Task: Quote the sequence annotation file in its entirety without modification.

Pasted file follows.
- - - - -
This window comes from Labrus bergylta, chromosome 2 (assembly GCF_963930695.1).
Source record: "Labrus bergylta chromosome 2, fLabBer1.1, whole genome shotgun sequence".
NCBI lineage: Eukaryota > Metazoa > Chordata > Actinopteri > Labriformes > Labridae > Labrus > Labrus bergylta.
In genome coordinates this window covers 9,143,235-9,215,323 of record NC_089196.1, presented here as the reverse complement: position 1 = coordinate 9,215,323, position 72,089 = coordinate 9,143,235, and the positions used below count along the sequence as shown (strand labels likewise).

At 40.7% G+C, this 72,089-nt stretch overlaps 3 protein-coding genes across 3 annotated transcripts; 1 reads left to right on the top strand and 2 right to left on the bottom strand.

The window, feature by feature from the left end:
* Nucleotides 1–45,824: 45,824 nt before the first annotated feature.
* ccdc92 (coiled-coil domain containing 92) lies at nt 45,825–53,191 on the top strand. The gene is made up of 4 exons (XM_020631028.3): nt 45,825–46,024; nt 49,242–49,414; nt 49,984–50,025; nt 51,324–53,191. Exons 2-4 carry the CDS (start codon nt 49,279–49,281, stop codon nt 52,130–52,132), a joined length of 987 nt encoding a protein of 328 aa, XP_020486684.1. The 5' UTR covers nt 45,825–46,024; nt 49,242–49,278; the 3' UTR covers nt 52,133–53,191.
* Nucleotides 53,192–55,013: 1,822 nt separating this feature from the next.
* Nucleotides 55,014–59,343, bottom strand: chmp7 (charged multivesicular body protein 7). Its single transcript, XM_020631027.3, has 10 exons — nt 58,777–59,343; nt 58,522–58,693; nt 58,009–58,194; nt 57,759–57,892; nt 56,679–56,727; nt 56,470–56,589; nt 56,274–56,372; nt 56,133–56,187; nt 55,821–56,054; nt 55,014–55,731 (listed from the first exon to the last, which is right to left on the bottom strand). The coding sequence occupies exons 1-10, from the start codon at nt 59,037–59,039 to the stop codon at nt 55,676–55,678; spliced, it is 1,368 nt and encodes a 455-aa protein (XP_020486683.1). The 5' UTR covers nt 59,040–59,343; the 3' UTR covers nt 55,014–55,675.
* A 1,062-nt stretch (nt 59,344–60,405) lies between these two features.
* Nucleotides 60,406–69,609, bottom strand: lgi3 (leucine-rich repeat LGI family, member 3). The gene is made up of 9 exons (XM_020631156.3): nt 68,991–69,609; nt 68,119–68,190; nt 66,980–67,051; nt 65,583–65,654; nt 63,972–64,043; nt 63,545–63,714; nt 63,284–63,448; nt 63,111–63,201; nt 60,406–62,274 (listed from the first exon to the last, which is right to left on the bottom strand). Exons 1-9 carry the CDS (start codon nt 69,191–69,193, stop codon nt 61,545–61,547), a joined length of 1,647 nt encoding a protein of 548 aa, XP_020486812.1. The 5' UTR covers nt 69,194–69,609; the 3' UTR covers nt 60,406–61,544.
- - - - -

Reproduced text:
This window comes from Labrus bergylta, chromosome 2 (assembly GCF_963930695.1).
Source record: "Labrus bergylta chromosome 2, fLabBer1.1, whole genome shotgun sequence".
NCBI lineage: Eukaryota > Metazoa > Chordata > Actinopteri > Labriformes > Labridae > Labrus > Labrus bergylta.
In genome coordinates this window covers 9,143,235-9,215,323 of record NC_089196.1, presented here as the reverse complement: position 1 = coordinate 9,215,323, position 72,089 = coordinate 9,143,235, and the positions used below count along the sequence as shown (strand labels likewise).

At 40.7% G+C, this 72,089-nt stretch overlaps 3 protein-coding genes across 3 annotated transcripts; 1 reads left to right on the top strand and 2 right to left on the bottom strand.

The window, feature by feature from the left end:
* Nucleotides 1–45,824: 45,824 nt before the first annotated feature.
* ccdc92 (coiled-coil domain containing 92) lies at nt 45,825–53,191 on the top strand. The gene is made up of 4 exons (XM_020631028.3): nt 45,825–46,024; nt 49,242–49,414; nt 49,984–50,025; nt 51,324–53,191. Exons 2-4 carry the CDS (start codon nt 49,279–49,281, stop codon nt 52,130–52,132), a joined length of 987 nt encoding a protein of 328 aa, XP_020486684.1. The 5' UTR covers nt 45,825–46,024; nt 49,242–49,278; the 3' UTR covers nt 52,133–53,191.
* Nucleotides 53,192–55,013: 1,822 nt separating this feature from the next.
* Nucleotides 55,014–59,343, bottom strand: chmp7 (charged multivesicular body protein 7). Its single transcript, XM_020631027.3, has 10 exons — nt 58,777–59,343; nt 58,522–58,693; nt 58,009–58,194; nt 57,759–57,892; nt 56,679–56,727; nt 56,470–56,589; nt 56,274–56,372; nt 56,133–56,187; nt 55,821–56,054; nt 55,014–55,731 (listed from the first exon to the last, which is right to left on the bottom strand). The coding sequence occupies exons 1-10, from the start codon at nt 59,037–59,039 to the stop codon at nt 55,676–55,678; spliced, it is 1,368 nt and encodes a 455-aa protein (XP_020486683.1). The 5' UTR covers nt 59,040–59,343; the 3' UTR covers nt 55,014–55,675.
* A 1,062-nt stretch (nt 59,344–60,405) lies between these two features.
* Nucleotides 60,406–69,609, bottom strand: lgi3 (leucine-rich repeat LGI family, member 3). The gene is made up of 9 exons (XM_020631156.3): nt 68,991–69,609; nt 68,119–68,190; nt 66,980–67,051; nt 65,583–65,654; nt 63,972–64,043; nt 63,545–63,714; nt 63,284–63,448; nt 63,111–63,201; nt 60,406–62,274 (listed from the first exon to the last, which is right to left on the bottom strand). Exons 1-9 carry the CDS (start codon nt 69,191–69,193, stop codon nt 61,545–61,547), a joined length of 1,647 nt encoding a protein of 548 aa, XP_020486812.1. The 5' UTR covers nt 69,194–69,609; the 3' UTR covers nt 60,406–61,544.